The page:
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How to Cook Boneless, Separated Baby Back Ribs in the Oven

By A.J. Andrews
Separated, boneless baby back ribs are about 1/2 inch thick and 3 to 4 inches long.

Start to Finish: 2 hours Servings: 4 to 6 Difficulty: Moderate

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Pork labeled "Boneless Baby Back Ribs" can refer to two drastically different cuts: meat cut from the shoulder-blade end of the loin, which is technically loin and shoulder meat, or true baby backs with the ribs removed. The names used for cuts of pork are not regulated, so look for recesses where the ribs were before you make a purchase or confirm it with the butcher that you do, in fact, have true baby backs. The cooking method and times differ between the two cuts.

Heat the oven to 450 degrees Fahrenheit. Line the sheet pan with aluminum foil and set the wire rack on top of it.

Brush the ribs with vegetable oil. Coat the ribs in a spice rub or season them. Place the ribs on the middle oven rack.

Bake the ribs until the tops brown, about 30 minutes. Take the ribs out of the oven and cover them with aluminum foil. Lower the oven temperature to 350 F.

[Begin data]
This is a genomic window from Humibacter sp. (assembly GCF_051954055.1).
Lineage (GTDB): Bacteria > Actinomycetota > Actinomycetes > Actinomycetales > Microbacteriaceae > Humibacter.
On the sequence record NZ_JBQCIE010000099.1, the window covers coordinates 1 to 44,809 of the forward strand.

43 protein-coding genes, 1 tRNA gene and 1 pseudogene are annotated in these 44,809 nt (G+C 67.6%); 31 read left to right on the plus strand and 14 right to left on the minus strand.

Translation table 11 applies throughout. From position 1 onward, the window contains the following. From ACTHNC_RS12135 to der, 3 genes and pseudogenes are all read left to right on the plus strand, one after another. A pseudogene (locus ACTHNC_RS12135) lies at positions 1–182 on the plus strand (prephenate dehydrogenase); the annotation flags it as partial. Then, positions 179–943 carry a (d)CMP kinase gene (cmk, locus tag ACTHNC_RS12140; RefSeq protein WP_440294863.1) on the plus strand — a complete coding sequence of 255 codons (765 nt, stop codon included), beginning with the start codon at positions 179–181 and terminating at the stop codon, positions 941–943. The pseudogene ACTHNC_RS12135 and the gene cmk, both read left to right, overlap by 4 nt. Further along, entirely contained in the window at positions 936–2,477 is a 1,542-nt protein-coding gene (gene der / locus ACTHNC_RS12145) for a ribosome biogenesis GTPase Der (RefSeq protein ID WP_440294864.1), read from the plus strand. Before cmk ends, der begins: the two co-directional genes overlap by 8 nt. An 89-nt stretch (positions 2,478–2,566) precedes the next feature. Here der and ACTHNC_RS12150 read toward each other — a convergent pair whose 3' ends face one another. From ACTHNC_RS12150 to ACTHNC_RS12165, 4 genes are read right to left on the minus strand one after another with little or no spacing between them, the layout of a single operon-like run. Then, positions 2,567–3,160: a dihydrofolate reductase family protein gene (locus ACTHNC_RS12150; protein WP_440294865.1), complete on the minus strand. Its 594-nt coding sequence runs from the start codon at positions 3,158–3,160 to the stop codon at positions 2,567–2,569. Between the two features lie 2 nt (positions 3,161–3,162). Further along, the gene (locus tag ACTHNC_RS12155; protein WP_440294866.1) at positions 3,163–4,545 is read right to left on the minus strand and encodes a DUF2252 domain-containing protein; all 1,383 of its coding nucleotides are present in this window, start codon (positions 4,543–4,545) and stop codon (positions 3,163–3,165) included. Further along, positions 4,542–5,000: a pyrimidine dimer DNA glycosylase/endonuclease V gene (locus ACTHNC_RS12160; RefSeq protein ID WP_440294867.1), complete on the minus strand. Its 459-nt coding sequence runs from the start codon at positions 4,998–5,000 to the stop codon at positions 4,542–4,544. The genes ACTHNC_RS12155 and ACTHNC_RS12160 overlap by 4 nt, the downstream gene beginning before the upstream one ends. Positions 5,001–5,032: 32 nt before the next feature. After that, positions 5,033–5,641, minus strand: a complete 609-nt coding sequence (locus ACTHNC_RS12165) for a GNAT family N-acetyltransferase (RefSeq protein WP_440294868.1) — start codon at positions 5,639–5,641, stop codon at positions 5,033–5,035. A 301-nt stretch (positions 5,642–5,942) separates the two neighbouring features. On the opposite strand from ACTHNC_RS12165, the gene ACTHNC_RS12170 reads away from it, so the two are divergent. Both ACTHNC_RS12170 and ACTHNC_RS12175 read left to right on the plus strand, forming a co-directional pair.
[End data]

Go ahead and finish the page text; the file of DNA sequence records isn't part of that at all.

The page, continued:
Return the ribs to the oven and bake them for another hour. If you are using a barbecue sauce, brush it on the ribs about 20 minutes before they finish cooking.

Things You Will Need

  • 4 to 5 pounds boneless baby back ribs
  • Baking sheet
  • Aluminum foil
  • Wire rack
  • Spice rub (optional)
  • Liquid smoke (optional)
  • Barbecue sauce (optional)

Tip

If you have the time, season the baby backs 24 hours ahead of cooking them and store them in the refrigerator. Advanced salting gets the tenderization process rolling and gives the seasoning enough time to work its way into the meat.

Brush the ribs with liquid smoke to impart the flavor of wood smoke. Liquid smoke is a natural flavoring made from the smoke that condenses on the walls of a smokehouse.

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About the Author

A.J. Andrews' work has appeared in Food and Wine, Fricote and "BBC Good Food." He lives in Europe where he bakes with wild yeast, milks goats for cheese and prepares for the Court of Master Sommeliers level II exam. Andrews received formal training at Le Cordon Bleu.

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